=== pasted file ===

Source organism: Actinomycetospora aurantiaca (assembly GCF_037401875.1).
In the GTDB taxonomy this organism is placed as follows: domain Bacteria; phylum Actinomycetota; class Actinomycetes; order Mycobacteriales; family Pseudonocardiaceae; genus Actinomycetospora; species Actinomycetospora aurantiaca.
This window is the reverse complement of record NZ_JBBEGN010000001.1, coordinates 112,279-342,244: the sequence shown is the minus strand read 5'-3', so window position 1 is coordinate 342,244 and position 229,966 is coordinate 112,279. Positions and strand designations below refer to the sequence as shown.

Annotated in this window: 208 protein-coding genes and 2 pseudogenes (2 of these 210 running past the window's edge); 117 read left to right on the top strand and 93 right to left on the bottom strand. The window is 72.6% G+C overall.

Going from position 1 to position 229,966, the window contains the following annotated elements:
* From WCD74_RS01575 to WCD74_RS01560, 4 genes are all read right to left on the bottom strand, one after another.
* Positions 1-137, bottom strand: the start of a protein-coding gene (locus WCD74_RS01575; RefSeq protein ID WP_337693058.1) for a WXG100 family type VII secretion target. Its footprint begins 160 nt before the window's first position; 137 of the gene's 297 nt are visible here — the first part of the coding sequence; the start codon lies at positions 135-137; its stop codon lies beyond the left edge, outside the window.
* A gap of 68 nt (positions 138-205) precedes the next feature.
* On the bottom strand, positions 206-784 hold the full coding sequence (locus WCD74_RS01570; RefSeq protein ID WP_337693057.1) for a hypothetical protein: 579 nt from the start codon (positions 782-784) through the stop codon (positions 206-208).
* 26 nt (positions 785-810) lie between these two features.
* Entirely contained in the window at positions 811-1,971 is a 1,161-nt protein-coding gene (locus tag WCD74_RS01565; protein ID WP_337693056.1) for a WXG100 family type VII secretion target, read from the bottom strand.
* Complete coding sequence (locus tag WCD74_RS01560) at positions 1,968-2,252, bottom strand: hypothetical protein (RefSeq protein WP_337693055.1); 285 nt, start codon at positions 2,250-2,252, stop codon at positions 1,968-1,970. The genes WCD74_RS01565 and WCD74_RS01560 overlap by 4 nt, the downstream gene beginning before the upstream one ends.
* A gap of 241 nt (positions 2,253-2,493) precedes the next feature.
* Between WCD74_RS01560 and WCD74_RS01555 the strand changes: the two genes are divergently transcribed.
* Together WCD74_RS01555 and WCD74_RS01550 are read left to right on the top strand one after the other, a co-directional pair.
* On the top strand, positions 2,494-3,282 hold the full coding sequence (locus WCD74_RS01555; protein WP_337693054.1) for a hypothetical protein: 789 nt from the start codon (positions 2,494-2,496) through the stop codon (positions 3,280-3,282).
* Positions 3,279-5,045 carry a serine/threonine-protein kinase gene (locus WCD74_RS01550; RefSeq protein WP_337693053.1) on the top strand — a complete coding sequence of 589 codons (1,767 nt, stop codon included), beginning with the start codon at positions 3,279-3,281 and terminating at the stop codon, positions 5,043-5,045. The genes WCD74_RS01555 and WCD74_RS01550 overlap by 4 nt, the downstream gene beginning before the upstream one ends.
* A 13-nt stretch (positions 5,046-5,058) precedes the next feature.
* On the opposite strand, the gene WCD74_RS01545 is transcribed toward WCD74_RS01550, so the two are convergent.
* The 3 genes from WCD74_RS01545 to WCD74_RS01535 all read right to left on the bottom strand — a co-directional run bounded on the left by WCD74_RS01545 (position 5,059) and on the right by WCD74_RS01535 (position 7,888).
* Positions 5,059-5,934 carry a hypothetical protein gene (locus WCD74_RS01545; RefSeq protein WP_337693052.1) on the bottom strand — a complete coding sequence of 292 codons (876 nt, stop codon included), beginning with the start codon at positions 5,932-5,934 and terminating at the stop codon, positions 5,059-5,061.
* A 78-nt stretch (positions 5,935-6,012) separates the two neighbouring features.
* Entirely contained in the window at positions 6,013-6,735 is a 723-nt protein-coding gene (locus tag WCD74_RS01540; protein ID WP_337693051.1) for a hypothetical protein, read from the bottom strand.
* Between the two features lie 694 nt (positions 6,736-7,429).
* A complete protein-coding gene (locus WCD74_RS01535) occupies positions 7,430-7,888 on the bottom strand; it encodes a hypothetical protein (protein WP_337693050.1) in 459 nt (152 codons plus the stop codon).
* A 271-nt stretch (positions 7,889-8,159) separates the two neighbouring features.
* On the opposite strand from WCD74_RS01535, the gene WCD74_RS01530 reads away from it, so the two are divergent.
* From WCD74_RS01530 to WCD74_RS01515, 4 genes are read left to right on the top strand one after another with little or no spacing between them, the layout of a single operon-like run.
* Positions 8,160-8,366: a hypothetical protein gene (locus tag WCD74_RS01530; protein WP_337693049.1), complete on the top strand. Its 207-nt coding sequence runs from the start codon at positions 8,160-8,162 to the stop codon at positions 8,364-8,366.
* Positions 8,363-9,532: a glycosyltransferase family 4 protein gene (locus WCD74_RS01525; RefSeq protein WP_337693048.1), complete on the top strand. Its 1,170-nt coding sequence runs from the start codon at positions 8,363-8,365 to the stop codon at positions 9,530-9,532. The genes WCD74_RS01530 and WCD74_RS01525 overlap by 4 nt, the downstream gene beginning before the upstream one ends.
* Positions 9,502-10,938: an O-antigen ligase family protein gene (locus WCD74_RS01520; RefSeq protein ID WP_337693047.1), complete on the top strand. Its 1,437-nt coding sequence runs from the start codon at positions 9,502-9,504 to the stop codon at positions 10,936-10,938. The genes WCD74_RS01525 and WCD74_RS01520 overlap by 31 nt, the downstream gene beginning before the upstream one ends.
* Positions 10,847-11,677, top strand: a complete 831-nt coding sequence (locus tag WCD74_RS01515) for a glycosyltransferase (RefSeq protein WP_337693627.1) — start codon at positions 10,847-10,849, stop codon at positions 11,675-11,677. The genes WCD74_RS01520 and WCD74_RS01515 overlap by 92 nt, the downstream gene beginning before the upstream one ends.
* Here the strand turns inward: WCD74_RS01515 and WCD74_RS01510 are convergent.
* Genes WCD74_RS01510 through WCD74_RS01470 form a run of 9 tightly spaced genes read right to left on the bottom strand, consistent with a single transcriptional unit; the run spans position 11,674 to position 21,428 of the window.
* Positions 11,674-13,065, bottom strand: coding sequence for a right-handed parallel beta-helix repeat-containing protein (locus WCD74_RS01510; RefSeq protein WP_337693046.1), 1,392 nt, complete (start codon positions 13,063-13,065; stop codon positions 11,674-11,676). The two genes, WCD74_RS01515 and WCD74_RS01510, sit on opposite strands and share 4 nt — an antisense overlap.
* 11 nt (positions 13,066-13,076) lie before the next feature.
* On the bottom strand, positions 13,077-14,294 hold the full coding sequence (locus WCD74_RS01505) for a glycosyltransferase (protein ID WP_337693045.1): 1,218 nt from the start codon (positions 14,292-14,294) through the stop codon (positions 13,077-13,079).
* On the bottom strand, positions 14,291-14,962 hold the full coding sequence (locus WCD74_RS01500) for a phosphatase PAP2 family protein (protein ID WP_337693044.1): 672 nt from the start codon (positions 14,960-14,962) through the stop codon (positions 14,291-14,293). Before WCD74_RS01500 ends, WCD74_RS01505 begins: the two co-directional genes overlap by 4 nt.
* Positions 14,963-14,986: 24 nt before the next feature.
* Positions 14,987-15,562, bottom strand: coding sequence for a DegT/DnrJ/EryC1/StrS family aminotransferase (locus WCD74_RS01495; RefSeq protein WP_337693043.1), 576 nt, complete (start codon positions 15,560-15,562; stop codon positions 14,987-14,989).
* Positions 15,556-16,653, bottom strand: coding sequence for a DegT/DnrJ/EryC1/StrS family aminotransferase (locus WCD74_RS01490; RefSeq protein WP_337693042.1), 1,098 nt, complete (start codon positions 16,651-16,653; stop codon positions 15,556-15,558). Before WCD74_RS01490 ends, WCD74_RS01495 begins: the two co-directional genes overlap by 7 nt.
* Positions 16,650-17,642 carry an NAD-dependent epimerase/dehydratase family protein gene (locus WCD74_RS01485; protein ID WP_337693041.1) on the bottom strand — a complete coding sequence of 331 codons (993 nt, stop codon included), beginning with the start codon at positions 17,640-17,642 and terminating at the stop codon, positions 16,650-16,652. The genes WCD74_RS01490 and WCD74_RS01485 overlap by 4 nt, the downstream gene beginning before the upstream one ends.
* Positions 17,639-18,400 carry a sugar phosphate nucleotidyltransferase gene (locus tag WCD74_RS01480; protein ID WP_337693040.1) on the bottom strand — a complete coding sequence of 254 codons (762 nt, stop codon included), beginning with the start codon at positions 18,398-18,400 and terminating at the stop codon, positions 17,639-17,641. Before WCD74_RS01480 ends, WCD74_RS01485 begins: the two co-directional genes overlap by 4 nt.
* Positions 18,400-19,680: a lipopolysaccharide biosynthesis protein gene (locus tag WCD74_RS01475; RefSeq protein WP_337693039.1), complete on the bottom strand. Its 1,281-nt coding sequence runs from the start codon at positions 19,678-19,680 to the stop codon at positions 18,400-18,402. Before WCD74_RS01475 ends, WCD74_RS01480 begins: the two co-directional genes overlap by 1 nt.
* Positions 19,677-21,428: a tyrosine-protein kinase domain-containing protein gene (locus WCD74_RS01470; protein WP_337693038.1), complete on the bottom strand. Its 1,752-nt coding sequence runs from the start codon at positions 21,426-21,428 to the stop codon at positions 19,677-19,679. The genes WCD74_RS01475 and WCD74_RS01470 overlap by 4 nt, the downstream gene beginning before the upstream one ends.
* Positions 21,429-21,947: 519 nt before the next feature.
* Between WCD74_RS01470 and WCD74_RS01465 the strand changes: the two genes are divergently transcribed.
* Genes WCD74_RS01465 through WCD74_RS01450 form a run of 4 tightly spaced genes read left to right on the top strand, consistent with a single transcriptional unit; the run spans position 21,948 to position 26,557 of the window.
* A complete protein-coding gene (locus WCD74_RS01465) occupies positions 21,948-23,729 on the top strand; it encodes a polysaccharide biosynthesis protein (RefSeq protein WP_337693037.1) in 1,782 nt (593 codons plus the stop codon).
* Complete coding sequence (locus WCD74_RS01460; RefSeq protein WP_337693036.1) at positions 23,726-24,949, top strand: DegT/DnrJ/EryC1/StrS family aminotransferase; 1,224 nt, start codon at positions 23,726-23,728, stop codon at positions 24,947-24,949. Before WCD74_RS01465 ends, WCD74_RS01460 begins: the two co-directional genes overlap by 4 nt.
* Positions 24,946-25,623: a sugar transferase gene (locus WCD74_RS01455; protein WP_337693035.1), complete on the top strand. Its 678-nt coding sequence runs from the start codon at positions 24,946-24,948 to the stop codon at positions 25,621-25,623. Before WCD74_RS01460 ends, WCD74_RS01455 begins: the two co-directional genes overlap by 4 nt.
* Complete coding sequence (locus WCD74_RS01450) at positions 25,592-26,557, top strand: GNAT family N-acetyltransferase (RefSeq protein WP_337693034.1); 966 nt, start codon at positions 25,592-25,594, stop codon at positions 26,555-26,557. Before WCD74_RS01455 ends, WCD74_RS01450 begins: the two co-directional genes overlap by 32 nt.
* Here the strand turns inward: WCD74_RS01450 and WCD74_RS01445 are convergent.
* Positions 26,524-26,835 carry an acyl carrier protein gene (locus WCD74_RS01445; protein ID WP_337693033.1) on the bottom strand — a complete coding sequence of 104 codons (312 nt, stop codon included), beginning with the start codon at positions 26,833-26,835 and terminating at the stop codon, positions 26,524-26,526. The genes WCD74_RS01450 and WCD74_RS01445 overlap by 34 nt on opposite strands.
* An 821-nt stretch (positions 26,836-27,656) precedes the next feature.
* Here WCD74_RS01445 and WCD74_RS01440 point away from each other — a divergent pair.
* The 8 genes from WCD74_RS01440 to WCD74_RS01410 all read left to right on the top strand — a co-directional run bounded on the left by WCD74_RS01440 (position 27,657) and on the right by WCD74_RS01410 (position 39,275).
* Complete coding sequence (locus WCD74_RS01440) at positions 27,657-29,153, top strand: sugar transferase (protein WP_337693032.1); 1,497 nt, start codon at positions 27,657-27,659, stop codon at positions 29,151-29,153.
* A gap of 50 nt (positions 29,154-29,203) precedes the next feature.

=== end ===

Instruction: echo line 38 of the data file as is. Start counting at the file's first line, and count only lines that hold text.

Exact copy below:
* On the bottom strand, positions 14,291-14,962 hold the full coding sequence (locus WCD74_RS01500) for a phosphatase PAP2 family protein (protein ID WP_337693044.1): 672 nt from the start codon (positions 14,960-14,962) through the stop codon (positions 14,291-14,293). Before WCD74_RS01500 ends, WCD74_RS01505 begins: the two co-directional genes overlap by 4 nt.